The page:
Two years ago the collapse of the Savar building in Dhaka, Bangladesh, killed more than 1,000 people. It brought to the forefront the terrible labor practices carried out by garmentmakers in the country and elsewhere in the world. Outrage was directed toward the brands that used the factory to produce goods, like Joe Fresh, the Children’s Place and Walmart.
Pressure mounted and a group of major North American retailers released a plan by July 2013 to improve worker safety in Bangladesh. Problem solved!
Well, not so much. In reality, two years later there is little significant change with regards to labor conditions for many garment workers in the world. Last week, comedian John Oliver used his program to show how this episode is just a part of a larger cycle where outrage against labor practices yields announcements from brands that don’t change anything. Another campaign is launched or a tragedy happens and it starts all over again.
Each time people feel like things are better and then the problems are soon forgotten.
“I seems sweatshops aren’t one of those problems from the ’90’s we got rid of, like Donnie Wahlberg. They’re more like one of those ’90’s problems we are still dealing with, like Mark Wahlberg,” says Oliver.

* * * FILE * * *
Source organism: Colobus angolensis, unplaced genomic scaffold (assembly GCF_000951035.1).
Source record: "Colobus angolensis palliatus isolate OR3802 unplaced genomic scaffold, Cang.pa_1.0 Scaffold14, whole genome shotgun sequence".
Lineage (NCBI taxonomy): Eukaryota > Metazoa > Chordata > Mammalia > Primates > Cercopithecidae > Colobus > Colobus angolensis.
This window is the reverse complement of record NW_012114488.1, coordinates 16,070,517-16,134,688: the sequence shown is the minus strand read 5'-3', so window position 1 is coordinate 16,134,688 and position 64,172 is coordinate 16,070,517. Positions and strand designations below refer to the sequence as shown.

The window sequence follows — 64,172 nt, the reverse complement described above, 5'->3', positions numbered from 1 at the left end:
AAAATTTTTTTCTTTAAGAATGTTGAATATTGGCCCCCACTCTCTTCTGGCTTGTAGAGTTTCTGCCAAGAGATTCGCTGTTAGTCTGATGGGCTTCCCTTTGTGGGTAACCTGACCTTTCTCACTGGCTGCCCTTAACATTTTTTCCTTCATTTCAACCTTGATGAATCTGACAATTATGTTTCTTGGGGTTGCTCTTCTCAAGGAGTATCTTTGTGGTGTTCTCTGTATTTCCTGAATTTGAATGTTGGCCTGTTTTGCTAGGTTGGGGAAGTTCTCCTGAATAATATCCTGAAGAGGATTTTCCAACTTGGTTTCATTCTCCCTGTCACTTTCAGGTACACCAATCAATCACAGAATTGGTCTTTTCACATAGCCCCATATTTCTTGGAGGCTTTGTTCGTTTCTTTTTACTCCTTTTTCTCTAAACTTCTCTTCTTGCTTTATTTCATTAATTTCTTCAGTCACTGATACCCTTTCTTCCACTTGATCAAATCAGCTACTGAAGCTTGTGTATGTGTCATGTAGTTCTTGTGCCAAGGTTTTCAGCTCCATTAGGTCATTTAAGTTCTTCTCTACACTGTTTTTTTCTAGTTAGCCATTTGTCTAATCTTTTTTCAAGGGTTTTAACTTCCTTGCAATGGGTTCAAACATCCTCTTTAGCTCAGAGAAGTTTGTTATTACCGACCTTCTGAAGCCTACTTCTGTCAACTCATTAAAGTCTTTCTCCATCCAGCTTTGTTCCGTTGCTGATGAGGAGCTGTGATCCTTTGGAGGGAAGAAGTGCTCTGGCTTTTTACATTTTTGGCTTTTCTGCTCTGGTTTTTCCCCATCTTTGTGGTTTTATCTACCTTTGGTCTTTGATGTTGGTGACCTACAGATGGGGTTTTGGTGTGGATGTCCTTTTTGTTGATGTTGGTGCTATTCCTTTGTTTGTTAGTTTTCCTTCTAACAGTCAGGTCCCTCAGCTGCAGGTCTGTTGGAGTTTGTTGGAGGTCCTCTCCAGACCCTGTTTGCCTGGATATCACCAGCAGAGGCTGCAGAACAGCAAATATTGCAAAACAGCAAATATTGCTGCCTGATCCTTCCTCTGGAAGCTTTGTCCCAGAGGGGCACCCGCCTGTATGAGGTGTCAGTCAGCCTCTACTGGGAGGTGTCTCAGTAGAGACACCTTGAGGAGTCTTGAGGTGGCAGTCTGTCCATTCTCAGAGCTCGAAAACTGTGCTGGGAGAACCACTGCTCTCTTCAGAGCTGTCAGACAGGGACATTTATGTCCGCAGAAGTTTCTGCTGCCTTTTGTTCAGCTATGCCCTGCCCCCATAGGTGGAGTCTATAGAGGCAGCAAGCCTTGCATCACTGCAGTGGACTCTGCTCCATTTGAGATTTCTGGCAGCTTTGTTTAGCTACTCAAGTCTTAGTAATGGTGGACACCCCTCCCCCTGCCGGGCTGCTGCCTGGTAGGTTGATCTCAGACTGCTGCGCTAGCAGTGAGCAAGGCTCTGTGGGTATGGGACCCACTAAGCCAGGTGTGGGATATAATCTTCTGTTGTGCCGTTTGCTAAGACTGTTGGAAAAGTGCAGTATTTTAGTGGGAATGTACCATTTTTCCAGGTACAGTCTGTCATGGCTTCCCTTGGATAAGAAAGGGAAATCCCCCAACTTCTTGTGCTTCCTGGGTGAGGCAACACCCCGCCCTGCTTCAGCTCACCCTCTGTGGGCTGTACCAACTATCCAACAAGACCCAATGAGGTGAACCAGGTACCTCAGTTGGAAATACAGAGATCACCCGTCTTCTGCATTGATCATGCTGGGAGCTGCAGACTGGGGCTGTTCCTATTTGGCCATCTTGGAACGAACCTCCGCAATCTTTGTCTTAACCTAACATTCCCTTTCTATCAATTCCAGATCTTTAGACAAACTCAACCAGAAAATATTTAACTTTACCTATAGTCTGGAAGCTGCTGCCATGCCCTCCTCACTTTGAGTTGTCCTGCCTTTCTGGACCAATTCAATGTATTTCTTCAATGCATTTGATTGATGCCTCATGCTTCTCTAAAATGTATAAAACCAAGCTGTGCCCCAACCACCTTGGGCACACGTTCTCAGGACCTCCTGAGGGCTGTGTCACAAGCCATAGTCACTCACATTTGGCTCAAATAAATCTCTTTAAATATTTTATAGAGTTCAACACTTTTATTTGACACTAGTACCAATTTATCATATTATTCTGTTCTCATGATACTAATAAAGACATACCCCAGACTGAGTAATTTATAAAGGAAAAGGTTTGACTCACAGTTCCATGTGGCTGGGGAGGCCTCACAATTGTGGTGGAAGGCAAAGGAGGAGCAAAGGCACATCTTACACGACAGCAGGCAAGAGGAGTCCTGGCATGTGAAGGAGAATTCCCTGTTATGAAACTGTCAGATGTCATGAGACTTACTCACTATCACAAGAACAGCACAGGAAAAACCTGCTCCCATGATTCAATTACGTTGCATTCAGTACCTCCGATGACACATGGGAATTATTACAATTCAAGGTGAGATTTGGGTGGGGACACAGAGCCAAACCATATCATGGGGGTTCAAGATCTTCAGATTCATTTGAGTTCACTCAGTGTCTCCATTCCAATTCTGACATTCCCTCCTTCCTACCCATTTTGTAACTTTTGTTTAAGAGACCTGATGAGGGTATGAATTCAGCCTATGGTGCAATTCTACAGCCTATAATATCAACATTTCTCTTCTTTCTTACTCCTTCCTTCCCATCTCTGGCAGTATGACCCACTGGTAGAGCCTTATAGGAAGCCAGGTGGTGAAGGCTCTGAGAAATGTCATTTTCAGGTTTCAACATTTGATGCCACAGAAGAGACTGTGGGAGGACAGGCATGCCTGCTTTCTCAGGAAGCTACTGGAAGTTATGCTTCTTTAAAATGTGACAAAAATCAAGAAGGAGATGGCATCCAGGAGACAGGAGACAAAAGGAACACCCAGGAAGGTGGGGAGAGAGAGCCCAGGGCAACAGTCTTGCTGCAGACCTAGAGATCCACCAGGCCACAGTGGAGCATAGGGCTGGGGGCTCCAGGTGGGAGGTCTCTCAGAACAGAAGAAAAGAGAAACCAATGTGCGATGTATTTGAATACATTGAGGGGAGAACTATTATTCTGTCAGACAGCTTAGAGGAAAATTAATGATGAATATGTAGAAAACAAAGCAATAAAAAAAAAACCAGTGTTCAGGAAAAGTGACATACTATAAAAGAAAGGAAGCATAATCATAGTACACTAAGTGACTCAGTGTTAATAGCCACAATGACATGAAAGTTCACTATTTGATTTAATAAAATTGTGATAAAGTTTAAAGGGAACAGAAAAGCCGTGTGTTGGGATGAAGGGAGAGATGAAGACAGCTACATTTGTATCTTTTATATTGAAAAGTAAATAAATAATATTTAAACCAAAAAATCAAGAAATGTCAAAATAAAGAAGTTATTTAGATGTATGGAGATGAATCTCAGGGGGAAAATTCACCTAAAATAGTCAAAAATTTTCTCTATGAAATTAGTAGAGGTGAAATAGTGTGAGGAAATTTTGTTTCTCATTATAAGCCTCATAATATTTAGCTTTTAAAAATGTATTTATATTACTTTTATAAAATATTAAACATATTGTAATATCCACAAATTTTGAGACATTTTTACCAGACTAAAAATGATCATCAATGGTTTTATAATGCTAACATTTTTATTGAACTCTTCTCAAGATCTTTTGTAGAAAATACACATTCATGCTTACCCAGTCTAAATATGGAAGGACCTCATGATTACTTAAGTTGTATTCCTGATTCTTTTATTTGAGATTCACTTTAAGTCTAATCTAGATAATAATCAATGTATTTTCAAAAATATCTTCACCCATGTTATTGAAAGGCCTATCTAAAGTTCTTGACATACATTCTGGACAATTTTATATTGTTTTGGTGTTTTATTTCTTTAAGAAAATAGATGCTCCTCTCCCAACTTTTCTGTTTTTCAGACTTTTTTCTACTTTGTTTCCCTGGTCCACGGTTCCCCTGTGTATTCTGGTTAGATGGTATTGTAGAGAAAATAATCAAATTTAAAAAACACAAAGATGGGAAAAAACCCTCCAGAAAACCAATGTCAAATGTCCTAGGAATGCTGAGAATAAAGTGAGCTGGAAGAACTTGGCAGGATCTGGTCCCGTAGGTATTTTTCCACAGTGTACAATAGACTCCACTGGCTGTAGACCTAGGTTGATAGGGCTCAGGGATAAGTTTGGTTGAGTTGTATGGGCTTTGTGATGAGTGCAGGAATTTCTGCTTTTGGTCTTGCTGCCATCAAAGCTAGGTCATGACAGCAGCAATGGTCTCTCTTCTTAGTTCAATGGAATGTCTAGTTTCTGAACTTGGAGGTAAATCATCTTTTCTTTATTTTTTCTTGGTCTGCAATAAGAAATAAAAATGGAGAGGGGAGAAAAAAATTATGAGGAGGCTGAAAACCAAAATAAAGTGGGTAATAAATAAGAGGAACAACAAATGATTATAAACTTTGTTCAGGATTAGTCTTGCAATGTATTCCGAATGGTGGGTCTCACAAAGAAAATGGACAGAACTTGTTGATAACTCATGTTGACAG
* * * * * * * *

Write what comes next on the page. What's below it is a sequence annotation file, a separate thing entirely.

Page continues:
Oliver pins the blame on the trend of fast fashion. In short, it places an emphasis on new clothing and trends that are cheap and easy to access. Consumers can feel like they are hip with the latest jeans without breaking the bank. To accomplish this, costs have to be kept low. Enter sweatshops and unsafe factories.
The segment brings up two very important things. First, is that our behaviors, seemingly disconnected from people on the other side of the world, have a direct impact. Second, long-term change requires sustained efforts as opposed to one off victories. Plenty of groups continue to campaign for worker rights, but they are heard only when a tragedy takes place. And the answers involve a combination of people changing behaviors in the West, better protections and regulations by governments and ethical business practices by corporations.
This sounds an awfully lot like the way people engage with development.
(cough)Nepal and Haiti(cough)